Mayor Rob Ford's executive committee has voted to push ahead with plans for a Sheppard subway extension.
Monday's vote came five days after a specially called meeting at which city council largely derailed Ford's subway vision with a 25-18 endorsement of a return to a light rail plan.
While explicitly confirming support for a partially buried LRT on Eglinton Ave. and a surface line on Finch Ave., council stopped short of completely dashing Ford's multi-billion-dollar dream of extending the Sheppard subway to Scarborough Town Centre primarily through private investment.
It authorized creation of an expert panel, including former mayor David Crombie, Ford's point man on Sheppard subway financing Gordon Chong, and U of T transit expert Eric Miller, to report back on Sheppard options by March 21. They meet for the first time Friday.
Ford has dismissed council's vote as "irrelevant" and is lobbying the public and the province to ignore it and proceed with his plan for a buried Eglinton LRT and a Sheppard subway.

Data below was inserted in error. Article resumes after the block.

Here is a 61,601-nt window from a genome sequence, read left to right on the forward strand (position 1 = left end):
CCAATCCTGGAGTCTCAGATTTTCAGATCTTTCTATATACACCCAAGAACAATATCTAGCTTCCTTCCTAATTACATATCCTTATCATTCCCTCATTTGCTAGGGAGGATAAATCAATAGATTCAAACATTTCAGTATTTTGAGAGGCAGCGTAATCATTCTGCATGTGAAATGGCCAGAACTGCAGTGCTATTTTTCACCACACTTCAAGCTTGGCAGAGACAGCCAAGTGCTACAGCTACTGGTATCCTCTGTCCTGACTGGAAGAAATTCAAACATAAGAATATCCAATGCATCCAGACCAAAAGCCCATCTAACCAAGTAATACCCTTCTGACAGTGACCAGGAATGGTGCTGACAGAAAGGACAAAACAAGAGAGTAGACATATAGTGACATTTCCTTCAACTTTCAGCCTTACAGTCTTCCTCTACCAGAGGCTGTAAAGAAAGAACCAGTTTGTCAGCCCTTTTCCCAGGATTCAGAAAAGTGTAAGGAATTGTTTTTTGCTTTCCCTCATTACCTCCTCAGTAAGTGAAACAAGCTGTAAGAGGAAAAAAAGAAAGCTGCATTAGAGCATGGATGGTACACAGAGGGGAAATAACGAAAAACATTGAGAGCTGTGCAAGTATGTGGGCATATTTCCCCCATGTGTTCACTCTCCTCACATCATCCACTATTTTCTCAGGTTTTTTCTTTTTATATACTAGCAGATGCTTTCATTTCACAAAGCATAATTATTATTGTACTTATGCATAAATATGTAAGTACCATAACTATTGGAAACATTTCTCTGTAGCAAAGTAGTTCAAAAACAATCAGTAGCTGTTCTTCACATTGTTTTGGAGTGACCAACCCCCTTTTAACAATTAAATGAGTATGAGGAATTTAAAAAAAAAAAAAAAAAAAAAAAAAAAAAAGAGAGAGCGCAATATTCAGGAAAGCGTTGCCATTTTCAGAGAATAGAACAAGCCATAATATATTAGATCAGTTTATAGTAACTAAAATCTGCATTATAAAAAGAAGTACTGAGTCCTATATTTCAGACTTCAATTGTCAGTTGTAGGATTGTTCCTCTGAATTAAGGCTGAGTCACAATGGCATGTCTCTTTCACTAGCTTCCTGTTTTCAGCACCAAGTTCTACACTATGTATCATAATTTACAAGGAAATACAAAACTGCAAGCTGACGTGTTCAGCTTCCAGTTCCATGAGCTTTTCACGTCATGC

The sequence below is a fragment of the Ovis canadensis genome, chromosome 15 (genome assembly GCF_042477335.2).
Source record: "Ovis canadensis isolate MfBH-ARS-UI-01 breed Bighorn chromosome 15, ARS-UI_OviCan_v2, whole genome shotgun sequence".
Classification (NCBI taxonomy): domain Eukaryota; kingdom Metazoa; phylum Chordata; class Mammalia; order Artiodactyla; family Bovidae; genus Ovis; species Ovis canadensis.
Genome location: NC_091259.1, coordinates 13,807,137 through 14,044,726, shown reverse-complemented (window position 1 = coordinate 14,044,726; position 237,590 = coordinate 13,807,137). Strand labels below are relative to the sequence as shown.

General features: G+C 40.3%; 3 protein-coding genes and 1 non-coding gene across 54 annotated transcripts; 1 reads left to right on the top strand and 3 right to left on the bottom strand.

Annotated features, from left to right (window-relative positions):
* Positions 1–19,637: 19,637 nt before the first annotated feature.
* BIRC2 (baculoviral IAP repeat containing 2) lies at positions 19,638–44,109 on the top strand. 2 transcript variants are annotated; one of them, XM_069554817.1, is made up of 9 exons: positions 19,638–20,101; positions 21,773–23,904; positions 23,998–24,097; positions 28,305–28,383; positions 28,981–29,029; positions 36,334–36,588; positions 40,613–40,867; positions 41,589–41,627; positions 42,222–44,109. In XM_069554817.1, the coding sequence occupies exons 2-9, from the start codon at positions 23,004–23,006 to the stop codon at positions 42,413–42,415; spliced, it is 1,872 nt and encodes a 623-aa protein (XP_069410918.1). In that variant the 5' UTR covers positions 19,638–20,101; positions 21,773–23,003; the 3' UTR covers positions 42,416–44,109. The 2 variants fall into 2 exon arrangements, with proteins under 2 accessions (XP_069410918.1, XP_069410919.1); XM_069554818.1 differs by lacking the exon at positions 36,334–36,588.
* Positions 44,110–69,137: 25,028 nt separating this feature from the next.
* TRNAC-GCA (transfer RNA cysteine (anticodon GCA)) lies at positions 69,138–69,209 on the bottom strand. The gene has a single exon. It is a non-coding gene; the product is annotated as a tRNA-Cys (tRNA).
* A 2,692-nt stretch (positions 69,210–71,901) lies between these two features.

Members of executive, after hearing Chong's defence of his report advocating subways, and listening to visiting councillors attack him for relying heavily on a 20-year-old environmental assessment, sided firmly with the mayor and the subway option.
"It is time to stop thinking the only part of the city that deserves good rapid transit is the downtown," said Councillor David Shiner (Ward 24 Willowdale).
Norm Kelly (Ward 40 Scarborough Agincourt) said council is thinking small by only considering what it can finance from the province's promised $8.4 billion.
"What we need in this debate is what Steve Jobs brought to Apple," Kelly said.
Ford's allies approved his motion to have city manager Joe Pennachetti report back with "recommendations on a process to move forward with the development of a plan to complete the Sheppard subway."
Pennachetti is also tasked by council with reporting back on the findings of the expert panel, which includes LRT advocates.
Council Adam Vaughan (Ward 20 Trinity-Spadina) called Chong's report fatally flawed, saying it relies on 20-year-old projections, most of which were proven wrong in a 2011 review by the Toronto Transit Commission.